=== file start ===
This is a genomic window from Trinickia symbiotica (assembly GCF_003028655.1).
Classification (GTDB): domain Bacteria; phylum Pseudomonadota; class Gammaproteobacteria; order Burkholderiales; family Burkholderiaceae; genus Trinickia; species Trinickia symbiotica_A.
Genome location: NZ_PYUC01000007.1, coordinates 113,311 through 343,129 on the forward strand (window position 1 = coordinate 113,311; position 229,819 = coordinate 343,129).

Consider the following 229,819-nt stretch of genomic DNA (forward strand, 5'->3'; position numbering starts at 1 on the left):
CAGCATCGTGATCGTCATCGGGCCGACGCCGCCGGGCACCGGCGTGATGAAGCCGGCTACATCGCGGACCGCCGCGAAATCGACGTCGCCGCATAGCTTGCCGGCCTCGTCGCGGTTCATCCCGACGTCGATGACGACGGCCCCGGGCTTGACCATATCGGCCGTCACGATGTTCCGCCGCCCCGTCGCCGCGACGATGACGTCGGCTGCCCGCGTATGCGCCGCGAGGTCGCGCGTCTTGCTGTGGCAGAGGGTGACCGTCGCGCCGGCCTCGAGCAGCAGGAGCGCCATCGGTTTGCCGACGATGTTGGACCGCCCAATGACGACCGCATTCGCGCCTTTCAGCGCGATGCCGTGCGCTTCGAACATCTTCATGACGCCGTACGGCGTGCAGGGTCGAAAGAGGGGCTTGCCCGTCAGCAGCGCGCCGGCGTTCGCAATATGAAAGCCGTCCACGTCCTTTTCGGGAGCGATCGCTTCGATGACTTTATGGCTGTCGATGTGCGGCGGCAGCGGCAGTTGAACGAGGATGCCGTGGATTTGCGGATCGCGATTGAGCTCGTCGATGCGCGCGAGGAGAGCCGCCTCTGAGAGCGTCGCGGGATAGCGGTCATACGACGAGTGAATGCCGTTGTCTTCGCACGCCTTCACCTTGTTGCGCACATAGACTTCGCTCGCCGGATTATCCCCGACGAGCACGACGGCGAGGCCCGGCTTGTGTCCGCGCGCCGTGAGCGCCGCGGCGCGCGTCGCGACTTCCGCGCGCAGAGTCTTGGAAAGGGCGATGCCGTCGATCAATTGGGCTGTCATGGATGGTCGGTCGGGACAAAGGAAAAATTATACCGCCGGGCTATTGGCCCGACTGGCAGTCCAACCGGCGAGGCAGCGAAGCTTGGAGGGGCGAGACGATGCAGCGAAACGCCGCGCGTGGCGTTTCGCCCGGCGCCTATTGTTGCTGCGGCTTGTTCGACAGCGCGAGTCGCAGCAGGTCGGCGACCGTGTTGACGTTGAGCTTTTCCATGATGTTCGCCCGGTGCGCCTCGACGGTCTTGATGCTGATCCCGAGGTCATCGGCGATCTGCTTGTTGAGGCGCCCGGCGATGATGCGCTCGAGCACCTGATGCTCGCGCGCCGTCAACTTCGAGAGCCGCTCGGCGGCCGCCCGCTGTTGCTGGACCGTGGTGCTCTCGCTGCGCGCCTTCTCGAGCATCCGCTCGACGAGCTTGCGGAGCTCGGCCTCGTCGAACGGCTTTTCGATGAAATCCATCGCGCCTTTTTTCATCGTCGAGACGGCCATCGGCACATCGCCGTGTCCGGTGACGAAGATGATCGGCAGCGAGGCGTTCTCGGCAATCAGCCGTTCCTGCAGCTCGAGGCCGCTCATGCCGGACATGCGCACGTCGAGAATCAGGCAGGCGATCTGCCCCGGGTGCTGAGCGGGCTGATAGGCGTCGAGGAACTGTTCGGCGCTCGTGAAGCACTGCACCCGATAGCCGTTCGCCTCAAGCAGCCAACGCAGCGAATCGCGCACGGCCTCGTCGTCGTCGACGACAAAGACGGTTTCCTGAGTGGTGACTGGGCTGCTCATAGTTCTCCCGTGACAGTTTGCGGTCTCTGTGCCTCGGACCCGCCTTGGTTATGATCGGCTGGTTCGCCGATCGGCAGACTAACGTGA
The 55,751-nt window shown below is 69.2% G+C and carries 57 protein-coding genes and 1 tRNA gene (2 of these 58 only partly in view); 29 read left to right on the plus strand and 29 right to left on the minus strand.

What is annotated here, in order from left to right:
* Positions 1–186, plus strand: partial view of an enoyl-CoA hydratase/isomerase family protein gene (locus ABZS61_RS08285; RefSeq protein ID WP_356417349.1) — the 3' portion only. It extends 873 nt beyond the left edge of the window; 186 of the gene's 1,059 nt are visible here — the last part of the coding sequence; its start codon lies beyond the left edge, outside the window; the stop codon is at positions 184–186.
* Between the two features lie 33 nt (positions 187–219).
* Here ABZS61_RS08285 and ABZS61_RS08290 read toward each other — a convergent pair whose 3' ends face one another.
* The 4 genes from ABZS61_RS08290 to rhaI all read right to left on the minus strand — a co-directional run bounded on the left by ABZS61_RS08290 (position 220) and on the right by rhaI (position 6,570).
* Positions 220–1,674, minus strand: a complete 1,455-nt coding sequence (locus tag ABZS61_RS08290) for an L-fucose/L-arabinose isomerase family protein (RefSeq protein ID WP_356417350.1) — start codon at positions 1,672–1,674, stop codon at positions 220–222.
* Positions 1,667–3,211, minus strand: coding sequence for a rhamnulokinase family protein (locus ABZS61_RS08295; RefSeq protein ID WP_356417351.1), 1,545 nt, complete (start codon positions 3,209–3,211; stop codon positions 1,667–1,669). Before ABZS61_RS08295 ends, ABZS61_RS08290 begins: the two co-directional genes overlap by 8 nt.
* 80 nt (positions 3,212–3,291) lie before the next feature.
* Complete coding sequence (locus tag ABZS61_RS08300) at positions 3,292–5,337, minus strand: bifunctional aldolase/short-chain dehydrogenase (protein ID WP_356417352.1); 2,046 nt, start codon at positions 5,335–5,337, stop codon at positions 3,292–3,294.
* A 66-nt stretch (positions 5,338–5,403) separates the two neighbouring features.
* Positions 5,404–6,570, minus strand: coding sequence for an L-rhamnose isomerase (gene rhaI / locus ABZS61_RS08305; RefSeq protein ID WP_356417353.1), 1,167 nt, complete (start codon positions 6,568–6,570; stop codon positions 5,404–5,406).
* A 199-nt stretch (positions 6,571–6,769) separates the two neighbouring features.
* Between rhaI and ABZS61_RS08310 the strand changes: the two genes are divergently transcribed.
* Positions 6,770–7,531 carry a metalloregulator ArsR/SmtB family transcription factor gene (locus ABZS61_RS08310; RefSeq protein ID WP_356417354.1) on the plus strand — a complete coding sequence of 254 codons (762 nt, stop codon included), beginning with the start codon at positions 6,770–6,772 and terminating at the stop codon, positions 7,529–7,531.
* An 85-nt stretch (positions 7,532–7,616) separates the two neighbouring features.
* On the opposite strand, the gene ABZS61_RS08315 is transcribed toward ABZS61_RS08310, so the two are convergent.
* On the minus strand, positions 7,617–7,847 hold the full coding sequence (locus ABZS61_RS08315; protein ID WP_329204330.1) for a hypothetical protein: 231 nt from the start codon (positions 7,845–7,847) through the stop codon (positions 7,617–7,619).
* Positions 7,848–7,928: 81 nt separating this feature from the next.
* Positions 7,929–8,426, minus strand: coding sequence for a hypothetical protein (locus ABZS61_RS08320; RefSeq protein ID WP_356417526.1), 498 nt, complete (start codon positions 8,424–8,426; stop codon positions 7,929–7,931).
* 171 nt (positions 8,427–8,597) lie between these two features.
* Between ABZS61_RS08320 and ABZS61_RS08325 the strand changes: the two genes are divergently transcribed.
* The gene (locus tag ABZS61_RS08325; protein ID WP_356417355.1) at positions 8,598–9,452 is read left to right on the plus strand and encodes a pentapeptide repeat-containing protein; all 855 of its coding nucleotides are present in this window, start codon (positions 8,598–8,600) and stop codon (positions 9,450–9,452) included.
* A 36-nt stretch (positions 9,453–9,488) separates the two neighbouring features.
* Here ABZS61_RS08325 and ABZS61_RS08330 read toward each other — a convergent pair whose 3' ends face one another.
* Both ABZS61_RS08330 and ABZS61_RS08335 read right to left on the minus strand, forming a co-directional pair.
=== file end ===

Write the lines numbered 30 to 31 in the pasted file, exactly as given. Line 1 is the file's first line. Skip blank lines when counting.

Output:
* Here ABZS61_RS08325 and ABZS61_RS08330 read toward each other — a convergent pair whose 3' ends face one another.
* Both ABZS61_RS08330 and ABZS61_RS08335 read right to left on the minus strand, forming a co-directional pair.